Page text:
Granted I am somewhat leery of people who can afford a decent digital suddenly Photographers but as long as you're serious and especially if you find mentors you can DAMN well be a Photographer without a degree proper.
 
2013-03-10 03:37:28 AM  
Here's the deal. Photography is a highly intuitive activity, the products of which are drawn mainly from the photographer utilizing his or her perspective of the subject to create an image to evoke the emotions, thoughts, and imaginations of the viewer.

Yeah, equipment is important for a certain standard of photo. The higher-quality your rig is, the sharper your image is going to be, and there is more room to play with the environmental situations such as low light, bright light, etc. This guy is using a Nikon F3, which is a film SLR camera. Once someone has shown you the ropes or you find your own resource on how to manipulate shutter speed, aperture, and ASA on a film SLR, the rest of it is up to you and your own creative abilities and imagination.

He's taking photos straight from the heart of what he's looking at and is passionate about, and he's got the technique down for his chosen camera. He's got a good grasp of composition of his chosen subject and how to maximize the effect of what he's looking at. That's 90% of the battle.
 
2013-03-10 03:41:22 AM  

Left-Handed Spatula: Here's the deal. Photography is a highly intuitive activity, the products of which are drawn mainly from the photographer utilizing his or her perspective of the subject to create an image to evoke the emotions, thoughts, and imaginations of the viewer.

Yeah, equipment is important for a certain standard of photo. The higher-quality your rig is, the sharper your image is going to be, and there is more room to play with the environmental situations such as low light, bright light, etc. This guy is using a Nikon F3, which is a film SLR camera. Once someone has shown you the ropes or you find your own resource on how to manipulate shutter speed, aperture, and ASA on a film SLR, the rest of it is up to you and your own creative abilities and imagination.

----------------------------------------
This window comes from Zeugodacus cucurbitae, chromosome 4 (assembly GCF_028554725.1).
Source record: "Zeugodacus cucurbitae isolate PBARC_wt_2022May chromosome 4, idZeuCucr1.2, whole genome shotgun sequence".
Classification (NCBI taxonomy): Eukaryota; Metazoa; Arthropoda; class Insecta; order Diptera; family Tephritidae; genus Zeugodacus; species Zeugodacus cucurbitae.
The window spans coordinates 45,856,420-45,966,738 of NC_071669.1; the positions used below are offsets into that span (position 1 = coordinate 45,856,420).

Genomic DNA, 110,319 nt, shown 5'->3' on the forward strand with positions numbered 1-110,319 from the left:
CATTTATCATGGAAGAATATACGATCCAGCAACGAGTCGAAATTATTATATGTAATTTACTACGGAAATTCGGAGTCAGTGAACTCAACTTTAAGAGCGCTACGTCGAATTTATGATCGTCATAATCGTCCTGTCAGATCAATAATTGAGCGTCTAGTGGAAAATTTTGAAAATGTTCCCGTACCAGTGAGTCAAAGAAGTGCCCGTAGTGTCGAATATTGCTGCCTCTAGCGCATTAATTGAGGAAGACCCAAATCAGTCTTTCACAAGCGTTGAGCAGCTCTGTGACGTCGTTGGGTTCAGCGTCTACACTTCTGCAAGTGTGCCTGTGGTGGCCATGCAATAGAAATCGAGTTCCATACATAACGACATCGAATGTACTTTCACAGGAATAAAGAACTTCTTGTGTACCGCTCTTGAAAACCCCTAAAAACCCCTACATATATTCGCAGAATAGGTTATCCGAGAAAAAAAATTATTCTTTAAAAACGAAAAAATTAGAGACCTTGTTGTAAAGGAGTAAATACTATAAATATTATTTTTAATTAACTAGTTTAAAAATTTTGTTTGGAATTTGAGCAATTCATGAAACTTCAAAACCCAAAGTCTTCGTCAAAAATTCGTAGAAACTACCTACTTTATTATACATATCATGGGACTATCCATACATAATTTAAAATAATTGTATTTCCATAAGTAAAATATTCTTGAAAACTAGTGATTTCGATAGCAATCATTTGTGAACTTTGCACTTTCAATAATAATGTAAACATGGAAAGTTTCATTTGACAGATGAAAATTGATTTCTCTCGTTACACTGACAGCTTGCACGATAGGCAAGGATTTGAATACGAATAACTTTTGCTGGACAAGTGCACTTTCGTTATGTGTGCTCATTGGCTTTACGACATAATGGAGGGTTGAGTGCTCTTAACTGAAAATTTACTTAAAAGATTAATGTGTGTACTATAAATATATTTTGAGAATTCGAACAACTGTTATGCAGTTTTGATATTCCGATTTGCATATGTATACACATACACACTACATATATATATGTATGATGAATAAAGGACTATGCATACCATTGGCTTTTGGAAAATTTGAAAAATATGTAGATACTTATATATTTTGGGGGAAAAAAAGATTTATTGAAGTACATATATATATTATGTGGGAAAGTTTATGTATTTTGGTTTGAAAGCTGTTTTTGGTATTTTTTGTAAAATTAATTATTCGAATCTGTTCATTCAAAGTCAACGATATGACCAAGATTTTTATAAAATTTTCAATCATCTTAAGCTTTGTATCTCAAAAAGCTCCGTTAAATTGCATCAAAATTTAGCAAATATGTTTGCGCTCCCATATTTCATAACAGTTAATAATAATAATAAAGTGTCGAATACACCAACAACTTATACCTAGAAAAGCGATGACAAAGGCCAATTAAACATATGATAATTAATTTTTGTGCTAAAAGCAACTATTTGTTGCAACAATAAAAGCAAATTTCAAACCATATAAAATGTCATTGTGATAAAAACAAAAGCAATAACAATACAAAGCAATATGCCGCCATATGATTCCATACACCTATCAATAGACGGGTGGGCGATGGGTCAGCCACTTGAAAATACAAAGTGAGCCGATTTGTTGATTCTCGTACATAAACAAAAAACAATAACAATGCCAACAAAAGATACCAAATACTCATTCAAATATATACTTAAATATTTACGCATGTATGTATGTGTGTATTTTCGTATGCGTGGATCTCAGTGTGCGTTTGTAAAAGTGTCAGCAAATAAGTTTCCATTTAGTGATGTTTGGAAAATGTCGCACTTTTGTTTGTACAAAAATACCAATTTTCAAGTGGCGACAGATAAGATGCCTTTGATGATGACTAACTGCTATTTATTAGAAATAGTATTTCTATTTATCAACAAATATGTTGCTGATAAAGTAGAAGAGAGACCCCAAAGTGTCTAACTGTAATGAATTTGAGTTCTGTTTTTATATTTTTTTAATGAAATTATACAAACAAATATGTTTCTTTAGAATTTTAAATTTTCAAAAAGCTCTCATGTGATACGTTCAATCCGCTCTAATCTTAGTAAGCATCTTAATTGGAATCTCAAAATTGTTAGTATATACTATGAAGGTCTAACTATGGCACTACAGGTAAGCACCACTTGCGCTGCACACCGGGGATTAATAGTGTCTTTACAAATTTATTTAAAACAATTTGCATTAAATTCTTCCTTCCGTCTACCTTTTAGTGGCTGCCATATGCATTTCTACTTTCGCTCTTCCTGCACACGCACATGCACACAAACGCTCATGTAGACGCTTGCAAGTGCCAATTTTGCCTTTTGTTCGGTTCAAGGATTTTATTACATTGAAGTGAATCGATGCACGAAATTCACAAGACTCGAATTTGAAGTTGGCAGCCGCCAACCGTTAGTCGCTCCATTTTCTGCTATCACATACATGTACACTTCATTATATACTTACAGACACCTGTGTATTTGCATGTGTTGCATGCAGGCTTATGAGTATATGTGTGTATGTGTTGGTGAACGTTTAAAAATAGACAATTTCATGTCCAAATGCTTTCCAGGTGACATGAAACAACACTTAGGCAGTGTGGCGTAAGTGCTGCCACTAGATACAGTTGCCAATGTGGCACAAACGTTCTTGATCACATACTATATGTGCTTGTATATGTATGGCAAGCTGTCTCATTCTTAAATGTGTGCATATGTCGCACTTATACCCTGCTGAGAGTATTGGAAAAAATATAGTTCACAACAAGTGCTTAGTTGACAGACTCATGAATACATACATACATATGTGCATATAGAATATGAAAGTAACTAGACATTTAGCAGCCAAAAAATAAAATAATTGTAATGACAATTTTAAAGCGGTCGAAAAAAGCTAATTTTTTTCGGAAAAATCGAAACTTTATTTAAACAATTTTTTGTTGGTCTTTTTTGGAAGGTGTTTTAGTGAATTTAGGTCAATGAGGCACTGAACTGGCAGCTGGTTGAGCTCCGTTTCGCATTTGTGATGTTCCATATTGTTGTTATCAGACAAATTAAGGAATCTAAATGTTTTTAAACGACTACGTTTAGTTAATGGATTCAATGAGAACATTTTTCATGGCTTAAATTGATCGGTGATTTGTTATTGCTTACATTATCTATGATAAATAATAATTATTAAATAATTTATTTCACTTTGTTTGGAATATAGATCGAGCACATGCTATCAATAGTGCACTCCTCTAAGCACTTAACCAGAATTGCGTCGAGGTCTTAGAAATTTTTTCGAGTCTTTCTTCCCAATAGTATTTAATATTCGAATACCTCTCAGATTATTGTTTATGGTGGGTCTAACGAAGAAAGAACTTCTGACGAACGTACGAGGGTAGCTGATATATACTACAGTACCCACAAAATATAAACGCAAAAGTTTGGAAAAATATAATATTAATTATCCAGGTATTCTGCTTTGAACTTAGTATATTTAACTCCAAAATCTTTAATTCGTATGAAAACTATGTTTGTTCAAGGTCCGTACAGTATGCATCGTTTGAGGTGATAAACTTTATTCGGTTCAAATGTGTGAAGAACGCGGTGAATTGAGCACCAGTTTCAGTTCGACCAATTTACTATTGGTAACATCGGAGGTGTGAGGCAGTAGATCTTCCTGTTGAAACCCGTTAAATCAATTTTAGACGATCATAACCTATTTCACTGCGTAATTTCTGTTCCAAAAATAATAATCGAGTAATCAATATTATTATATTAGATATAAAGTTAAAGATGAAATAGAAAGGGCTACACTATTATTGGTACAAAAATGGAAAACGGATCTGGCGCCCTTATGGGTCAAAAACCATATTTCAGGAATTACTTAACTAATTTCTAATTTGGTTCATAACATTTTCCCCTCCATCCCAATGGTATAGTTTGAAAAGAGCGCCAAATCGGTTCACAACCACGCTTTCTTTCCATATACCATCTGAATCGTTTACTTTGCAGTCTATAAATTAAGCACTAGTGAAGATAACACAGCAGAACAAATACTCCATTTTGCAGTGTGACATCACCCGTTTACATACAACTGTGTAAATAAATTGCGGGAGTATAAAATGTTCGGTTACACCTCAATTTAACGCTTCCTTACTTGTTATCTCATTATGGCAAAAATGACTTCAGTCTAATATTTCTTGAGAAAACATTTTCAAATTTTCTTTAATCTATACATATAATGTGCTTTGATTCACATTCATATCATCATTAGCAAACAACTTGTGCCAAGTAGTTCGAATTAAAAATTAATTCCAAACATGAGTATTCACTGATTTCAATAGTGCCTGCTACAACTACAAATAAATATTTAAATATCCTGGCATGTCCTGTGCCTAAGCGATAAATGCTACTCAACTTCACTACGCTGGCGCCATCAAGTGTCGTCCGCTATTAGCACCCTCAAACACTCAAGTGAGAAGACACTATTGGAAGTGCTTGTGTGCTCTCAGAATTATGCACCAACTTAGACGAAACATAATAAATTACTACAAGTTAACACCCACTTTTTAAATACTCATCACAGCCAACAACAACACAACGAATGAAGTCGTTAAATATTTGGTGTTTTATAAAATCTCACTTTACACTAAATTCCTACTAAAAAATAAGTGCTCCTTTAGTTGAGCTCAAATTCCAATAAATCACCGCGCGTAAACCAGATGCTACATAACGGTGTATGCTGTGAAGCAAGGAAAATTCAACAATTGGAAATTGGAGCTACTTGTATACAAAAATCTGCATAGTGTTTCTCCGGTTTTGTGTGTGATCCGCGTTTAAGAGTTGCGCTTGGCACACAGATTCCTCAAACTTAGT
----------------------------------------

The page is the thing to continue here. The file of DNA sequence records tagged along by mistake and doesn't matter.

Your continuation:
He's taking photos straight from the heart of what he's looking at and is passionate about, and he's got the technique down for his chosen camera. He's got a good grasp of composition of his chosen subject and how to maximize the effect of what he's looking at. That's 90% of the battle.


And he still didn't show us any dirty hippie nipples.
 
2013-03-10 03:44:43 AM  
Self-taught photographer?

Is that like a self-taught toilet-flusher?

/Sorry, kids; photography is not an art. It's what you do if you like pretty things that you are incapable of representing by some medium that requires talent...
 
2013-03-10 03:48:07 AM  

StreetlightInTheGhetto: Granted I am somewhat leery of people who can afford a decent digital suddenly Photographers but as long as you're serious and especially if you find mentors you can DAMN well be a Photographer without a degree proper.


I kind of fell into it. The wife bought a Canon T3i two years ago.  Before that, I never took anything more complicated than my little Olympus point and shoot could do.  But, she figured we lived in Europe and were traveling all over, so we should have decent pictures.  Being a geek, I couldn't just leave it on auto.  I decided to try and master it.